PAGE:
Nvidia just released its latest 451.48 drivers for Windows PCs. These are the first fully-certified DirectX 12 Ultimate drivers, but they also add support for WDDM 2.7—that’s Windows Display Driver Model 2.7. New to Windows 10 with the May 2020 update, and now supported with Nvidia’s drivers, is hardware scheduling. This new feature shows up in the Windows display settings, at the bottom under the Graphics Settings, provided you have a Pascal or later generation Nvidia GPU. Could this help the best graphics cards perform even better and maybe shake up the GPU hierarchy? Probably not, but we decided to find out with empirical testing.
First, it’s important to note that this is not a new hardware feature but rather a new API feature. GPUs, at least as far as we understand things, have been able to support GPU hardware scheduling for some time. The description from Microsoft is vague as well.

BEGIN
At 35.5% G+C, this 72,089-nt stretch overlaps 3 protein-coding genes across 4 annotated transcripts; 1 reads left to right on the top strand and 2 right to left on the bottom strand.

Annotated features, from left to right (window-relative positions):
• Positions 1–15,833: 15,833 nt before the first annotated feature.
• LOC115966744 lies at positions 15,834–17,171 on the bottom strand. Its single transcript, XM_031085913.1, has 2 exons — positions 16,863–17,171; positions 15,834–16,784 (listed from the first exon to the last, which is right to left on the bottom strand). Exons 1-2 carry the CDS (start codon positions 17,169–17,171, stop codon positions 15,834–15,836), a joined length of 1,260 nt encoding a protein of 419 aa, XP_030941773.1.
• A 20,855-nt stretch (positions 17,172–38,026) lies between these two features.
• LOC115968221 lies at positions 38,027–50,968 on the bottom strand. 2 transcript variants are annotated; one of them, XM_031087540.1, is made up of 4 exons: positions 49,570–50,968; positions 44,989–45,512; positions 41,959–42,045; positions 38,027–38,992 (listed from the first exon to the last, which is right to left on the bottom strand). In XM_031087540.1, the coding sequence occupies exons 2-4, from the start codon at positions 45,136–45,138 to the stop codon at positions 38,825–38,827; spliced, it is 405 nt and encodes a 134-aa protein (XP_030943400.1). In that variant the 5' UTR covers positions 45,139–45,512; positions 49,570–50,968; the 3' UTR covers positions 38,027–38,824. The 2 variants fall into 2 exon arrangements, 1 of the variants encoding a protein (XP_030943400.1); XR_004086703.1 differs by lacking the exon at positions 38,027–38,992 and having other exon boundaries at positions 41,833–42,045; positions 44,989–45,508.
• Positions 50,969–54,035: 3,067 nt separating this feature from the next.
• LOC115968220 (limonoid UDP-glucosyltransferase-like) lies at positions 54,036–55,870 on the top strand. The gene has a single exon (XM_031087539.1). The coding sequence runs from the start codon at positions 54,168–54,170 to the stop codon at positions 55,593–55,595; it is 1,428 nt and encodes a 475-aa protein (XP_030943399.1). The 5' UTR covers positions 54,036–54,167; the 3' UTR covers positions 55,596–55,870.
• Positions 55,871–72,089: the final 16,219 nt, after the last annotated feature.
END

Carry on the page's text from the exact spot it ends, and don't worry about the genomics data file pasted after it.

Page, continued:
Enabling the feature is simple. In the Windows Settings section, under Display, you can click “Graphics settings” to find the toggle. It says, “Reduce latency and improve performance. You’ll need to restart your PC to have your changes take effect.”
Information circulating on the web suggests GPU hardware scheduling could be quite useful, but we decided to investigate further. We selected five games out of our current GPU test suite, then ran benchmarks with and without hardware-accelerated GPU scheduling enabled on a few test configurations. We used an RTX 2080 Ti as the main test GPU, and ran the benchmarks with both Core i9-9900K and Ryzen 9 3900X. Thinking perhaps a low-end GPU might benefit more, we also went to the other extreme and tested a GTX 1050 card with the 9900K.
Obviously there are a ton of potential combinations, but this should be enough to at least get us started. We also tested with every possible API on each game, just for good measure. All testing was conducted at…